With yet another study released this week confirming the vast acceptance of human-caused climate change by the scientific community, it’s important to remember that acknowledgement is only the beginning. More important is the means by which to convince governments and their citizens to take the steps necessary to combat climate change. With that in mind…
On this week’s episode, Chris Mooney interviewed energy expert Michael Levi, author of a new book that is looking to strike the middle ground in the ongoing climate wars, The Power Surge: Energy, Opportunity and the Battle for America’s Future.
Levi is currently the David M. Rubenstein Senior Fellow for Energy and the Environment and Director of the Program on Energy Security and Climate Change for the Council on Foreign Relations, a nonpartisan think tank focused on generating discussions and solutions for international issues across the globe. Here are some highlights from the interview.
Levi on what it means to be an energy moderate:
“…I talk about a most-of-the-above strategy. You want a broad portfolio. You want options. You want to be able to produce more oil when oil is expensive. You want natural gas to be able to push aside coal, strengthen the economy, and reduce greenhouse gas emissions. You want zero-carbon technologies, whether that’s renewable energies or nuclear power or carbon capture and sequestration, to give you ways to decarbonize the power sector. And you want tools that you can use to transform our cars and trucks so that we use less oil. Now that’s not everything, and while we broaden our set of options, we also need to make sure we get rid of the really bad ones.”
On what we should be worried about when it comes to fracking:
“The biggest environmental issue in some ways around fracking though is how it transforms communities and towns. It’s tough to sit in a town around natural gas development without seeing a time of day where massive numbers of trucks are coming though, when there is an influx of people really shaking things up. Good for some people, some people getting jobs, tough for other folks. And it’s all pervasive. And you need to manage that impact.”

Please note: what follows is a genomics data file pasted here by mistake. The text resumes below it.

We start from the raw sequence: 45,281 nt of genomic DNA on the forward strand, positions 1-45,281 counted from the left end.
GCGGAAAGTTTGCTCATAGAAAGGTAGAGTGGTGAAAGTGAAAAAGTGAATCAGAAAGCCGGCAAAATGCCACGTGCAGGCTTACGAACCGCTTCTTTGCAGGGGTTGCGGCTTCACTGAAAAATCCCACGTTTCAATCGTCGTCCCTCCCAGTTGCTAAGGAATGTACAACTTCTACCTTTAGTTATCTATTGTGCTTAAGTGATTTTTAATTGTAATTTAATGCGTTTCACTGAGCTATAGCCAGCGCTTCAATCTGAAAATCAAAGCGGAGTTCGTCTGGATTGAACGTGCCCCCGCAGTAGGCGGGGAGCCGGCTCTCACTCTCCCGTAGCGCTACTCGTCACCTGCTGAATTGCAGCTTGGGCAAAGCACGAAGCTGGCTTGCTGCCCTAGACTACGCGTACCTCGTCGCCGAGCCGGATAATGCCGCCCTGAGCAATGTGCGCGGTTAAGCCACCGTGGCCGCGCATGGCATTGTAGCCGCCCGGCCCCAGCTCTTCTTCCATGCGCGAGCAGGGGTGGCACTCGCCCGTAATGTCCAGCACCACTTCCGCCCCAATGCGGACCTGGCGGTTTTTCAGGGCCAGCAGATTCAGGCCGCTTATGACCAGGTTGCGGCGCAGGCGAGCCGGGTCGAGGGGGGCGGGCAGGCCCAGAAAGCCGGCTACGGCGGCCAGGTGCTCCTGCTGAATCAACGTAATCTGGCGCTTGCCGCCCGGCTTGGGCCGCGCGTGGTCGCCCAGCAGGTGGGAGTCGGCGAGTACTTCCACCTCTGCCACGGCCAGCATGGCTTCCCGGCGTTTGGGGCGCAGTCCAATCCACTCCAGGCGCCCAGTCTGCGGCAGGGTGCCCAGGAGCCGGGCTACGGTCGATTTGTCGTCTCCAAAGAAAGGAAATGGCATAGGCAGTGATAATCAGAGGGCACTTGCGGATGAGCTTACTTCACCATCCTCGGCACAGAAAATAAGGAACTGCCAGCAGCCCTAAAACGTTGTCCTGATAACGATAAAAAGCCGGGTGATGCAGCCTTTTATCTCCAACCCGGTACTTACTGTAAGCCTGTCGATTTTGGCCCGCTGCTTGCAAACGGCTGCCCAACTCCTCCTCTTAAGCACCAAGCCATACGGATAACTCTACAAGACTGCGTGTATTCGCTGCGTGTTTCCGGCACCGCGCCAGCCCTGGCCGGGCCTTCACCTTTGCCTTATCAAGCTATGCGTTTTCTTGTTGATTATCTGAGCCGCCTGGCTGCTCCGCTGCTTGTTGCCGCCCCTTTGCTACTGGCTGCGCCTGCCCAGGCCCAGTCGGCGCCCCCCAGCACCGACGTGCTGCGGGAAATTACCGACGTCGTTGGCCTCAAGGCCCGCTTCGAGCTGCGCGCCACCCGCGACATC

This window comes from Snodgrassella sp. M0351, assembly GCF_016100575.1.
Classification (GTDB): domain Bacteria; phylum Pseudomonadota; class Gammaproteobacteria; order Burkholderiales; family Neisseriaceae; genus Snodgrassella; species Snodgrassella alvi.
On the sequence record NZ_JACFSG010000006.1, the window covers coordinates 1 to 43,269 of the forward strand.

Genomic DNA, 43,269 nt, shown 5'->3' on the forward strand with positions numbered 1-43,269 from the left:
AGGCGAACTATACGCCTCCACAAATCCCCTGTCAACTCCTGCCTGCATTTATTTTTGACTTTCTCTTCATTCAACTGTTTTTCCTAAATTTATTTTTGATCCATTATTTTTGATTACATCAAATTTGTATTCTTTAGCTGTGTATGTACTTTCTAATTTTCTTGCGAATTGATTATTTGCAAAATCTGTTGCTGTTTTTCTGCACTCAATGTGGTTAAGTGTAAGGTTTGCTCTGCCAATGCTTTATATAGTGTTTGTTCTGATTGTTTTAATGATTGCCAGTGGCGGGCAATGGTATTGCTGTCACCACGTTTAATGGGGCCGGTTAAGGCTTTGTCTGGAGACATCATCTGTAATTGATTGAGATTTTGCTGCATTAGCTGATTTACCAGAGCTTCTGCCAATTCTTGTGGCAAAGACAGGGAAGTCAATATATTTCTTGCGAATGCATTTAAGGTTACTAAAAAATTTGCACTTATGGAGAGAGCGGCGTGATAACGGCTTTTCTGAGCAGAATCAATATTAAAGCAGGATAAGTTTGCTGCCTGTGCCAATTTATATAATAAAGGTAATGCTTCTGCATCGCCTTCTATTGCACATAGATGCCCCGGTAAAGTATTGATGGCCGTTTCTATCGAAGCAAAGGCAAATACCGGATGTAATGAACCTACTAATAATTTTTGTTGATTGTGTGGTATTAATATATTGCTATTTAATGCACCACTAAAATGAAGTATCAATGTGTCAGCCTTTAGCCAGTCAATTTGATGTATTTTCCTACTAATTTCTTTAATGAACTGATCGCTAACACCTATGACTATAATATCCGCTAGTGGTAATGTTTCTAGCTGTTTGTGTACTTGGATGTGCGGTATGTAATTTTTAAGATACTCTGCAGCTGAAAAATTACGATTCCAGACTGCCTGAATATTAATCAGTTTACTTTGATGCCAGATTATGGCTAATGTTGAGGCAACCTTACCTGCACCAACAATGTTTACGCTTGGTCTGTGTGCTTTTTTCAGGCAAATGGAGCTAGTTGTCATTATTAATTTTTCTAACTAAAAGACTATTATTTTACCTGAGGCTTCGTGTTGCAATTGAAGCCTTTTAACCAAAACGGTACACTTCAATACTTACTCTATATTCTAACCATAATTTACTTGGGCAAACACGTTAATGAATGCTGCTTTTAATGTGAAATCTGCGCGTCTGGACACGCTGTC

And lastly, on what to avoid about being too moderate on energy:
“And as I see it, the biggest risk here is actually political. Is that we get complacent. That we tell ourselves that climate change is too hard, we can’t pass legislation. Natural gas will save us. Let’s focus on something else with our lives. It turns out if you do that, if you don’t put the policies in place, you are not going to get close to a zero-carbon energy system.”
And now for our comment of the week, this one coming right from our Facebook page, courtesy of Pam Maples. Pam takes issue with some of Levi’s conclusions:
“He dismisses the grouting of fracking wells as if they are easy to make last for ever; because that is how long the cement grout has to last. The oil drilling industry itself admits that 6 to 7 percent of oil wells grout fails the day the well is completed and the failure rate goes up steadily with age. He also doesn’t know about or doesn’t understand that old oil wells and other wells drilled in the 1800’s and early 1900’s are also culprits for allowing methane to migrate up into groundwater. About the pipeline, he completely did not address the obscene environmental destruction and contamination of rivers and lakes that results from mining the tar sands. Not only does this wanton destruction of the arboreal forest result in the addition of carbon into the atmosphere when the trees are cut down it also removes great vast sections of trees that used carbon from the atmosphere.”
Far be it for our fans to leave any stone unturned.
If you’d like to put in your own two cents, you can always do so both on our Facebook and the POI site itself. And don’t forget that with every weekly wrap up, there’s a chance your feedback might get featured so feel free to chip in your own thoughts on the latest episode.
As always you can check out Levi’s full interview, as well as buy his new book, through Point of Inquiry.
Thanks for tuning in.
Photo credit: CFR.org